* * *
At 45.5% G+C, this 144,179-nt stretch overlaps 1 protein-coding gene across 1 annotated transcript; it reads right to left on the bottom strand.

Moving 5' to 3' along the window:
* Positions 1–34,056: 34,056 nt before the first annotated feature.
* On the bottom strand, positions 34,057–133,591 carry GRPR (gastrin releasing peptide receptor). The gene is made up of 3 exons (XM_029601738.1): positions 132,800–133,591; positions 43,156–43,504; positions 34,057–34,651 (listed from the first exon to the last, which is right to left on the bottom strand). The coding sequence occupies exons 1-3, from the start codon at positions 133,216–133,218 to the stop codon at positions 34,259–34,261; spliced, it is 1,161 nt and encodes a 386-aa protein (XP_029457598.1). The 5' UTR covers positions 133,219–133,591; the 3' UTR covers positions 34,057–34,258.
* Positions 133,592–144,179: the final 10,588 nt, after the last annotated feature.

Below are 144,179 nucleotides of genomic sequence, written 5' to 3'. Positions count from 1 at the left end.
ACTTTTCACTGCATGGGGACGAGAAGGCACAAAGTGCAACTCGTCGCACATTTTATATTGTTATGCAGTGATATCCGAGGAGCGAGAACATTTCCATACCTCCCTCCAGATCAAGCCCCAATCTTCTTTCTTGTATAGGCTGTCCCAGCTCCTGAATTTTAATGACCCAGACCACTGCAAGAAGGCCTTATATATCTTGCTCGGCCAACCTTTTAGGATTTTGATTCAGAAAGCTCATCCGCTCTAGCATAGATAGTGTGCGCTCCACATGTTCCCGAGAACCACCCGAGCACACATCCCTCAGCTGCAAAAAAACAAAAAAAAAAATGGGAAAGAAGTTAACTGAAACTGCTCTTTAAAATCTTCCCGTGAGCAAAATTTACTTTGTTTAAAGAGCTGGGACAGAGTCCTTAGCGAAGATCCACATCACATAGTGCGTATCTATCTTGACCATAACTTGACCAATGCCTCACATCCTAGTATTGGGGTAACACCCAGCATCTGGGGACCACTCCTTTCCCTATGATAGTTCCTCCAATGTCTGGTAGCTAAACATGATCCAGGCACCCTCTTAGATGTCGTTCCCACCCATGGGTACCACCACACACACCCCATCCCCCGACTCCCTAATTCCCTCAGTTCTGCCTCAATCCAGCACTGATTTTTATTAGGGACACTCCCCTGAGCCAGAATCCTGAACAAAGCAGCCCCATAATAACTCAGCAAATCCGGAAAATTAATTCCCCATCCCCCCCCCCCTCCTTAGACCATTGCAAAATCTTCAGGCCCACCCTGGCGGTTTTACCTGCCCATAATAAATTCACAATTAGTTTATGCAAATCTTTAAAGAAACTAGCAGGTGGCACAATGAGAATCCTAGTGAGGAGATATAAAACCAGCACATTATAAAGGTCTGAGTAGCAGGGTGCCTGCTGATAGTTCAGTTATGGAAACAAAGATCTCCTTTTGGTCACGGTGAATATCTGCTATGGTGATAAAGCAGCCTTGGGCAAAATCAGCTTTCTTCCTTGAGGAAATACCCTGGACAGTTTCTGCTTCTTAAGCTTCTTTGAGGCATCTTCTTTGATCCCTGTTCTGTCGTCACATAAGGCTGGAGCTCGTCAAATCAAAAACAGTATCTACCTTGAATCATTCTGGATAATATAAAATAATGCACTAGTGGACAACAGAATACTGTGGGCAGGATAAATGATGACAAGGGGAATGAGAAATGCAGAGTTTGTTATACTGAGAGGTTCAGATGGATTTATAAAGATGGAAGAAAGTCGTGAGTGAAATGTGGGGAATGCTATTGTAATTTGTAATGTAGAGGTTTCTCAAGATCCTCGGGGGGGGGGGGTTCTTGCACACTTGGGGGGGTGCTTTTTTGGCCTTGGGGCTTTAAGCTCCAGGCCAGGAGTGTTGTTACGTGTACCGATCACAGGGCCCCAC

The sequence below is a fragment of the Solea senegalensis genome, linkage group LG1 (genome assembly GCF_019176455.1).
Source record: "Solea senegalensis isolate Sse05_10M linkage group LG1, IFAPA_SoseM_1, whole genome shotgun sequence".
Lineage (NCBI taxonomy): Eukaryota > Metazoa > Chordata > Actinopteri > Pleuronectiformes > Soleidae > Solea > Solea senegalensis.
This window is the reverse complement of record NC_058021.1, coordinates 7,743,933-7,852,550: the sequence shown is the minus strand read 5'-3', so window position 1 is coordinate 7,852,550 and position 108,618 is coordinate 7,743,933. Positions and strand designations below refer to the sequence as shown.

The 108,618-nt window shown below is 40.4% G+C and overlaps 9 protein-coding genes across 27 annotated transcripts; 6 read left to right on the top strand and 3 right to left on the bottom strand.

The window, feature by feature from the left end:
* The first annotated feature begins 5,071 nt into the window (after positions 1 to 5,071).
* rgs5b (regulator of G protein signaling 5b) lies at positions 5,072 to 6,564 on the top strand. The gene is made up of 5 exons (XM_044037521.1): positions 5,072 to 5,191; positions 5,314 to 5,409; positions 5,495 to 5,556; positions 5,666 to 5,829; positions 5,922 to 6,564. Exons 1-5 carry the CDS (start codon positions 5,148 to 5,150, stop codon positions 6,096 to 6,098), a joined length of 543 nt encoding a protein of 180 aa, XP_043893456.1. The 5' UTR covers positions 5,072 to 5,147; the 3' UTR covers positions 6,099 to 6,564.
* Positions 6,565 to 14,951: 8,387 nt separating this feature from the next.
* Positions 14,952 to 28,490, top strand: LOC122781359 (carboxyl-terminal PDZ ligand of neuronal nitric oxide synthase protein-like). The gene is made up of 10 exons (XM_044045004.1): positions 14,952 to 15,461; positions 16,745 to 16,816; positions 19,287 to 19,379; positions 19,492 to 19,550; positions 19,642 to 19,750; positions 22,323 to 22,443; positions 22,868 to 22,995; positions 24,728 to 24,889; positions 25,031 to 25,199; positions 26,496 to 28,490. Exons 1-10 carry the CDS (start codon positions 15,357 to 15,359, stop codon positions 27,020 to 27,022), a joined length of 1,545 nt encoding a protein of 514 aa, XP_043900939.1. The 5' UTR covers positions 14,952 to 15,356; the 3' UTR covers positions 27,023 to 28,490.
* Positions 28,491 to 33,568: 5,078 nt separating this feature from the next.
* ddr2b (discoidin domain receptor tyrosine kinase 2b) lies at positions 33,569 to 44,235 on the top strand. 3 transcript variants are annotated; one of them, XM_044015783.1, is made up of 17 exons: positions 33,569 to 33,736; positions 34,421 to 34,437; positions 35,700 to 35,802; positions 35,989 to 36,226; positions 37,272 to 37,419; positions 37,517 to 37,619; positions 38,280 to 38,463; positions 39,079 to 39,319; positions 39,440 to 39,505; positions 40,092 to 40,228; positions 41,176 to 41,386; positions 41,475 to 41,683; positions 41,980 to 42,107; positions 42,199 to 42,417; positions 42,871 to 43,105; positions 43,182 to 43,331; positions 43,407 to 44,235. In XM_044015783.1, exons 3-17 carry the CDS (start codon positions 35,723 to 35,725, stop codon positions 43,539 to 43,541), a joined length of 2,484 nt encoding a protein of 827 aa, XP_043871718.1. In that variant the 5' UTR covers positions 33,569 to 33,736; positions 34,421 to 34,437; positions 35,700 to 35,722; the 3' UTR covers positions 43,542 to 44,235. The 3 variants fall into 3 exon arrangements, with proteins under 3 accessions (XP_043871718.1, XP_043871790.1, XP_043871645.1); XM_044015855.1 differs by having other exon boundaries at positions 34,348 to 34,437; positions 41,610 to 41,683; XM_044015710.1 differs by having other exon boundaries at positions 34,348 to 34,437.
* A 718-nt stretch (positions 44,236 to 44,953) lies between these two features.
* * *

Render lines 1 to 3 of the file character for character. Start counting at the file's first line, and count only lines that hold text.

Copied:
At 45.5% G+C, this 144,179-nt stretch overlaps 1 protein-coding gene across 1 annotated transcript; it reads right to left on the bottom strand.

Moving 5' to 3' along the window:
* Positions 1–34,056: 34,056 nt before the first annotated feature.